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POLL: Is It a Shame About Ray?

Motoko Rich writes in today’s NYT arts section about the controversy over Raymond Carver‘s earliest short stories, which were heavily edited by Gordon Lish before Knopf published them as What We Talk About When We Talk About Love in 1981—with Carver’s widow, Tess Gallagher, now pressing for a published edition of the stories the way he wrote them. “I just think it’s so important for Ray’s book, which has been a kind of secret, to appear,” Gallagher tells Rich, although “I would never want to take What We Talk About out of publication.” (Based on what I imagine it continues to sell in paperback, I wouldn’t either if I were her.)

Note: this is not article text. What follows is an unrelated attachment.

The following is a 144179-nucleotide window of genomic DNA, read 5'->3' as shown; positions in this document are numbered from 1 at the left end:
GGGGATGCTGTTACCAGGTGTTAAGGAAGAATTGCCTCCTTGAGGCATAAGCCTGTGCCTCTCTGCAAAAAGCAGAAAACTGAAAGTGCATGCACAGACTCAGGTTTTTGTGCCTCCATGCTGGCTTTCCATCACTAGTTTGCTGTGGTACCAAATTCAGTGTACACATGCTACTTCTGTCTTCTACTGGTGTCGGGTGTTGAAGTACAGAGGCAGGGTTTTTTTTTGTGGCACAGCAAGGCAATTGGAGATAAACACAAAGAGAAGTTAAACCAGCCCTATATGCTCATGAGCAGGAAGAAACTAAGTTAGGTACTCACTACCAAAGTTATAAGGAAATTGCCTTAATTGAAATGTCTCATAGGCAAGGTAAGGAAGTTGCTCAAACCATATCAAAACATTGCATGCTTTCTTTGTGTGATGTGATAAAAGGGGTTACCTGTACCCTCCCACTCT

Gawker sees this as an interesting case of authorial intent vs. editorial expertise, while Vulture says it’s time to let the stories out: “Everyone who cares about this already has an opinion about what Gordon Lish did to Carver’s stories,” their blogger writes. “Wouldn’t it be better if those opinions were based on something besides conjecture?” What do you think?

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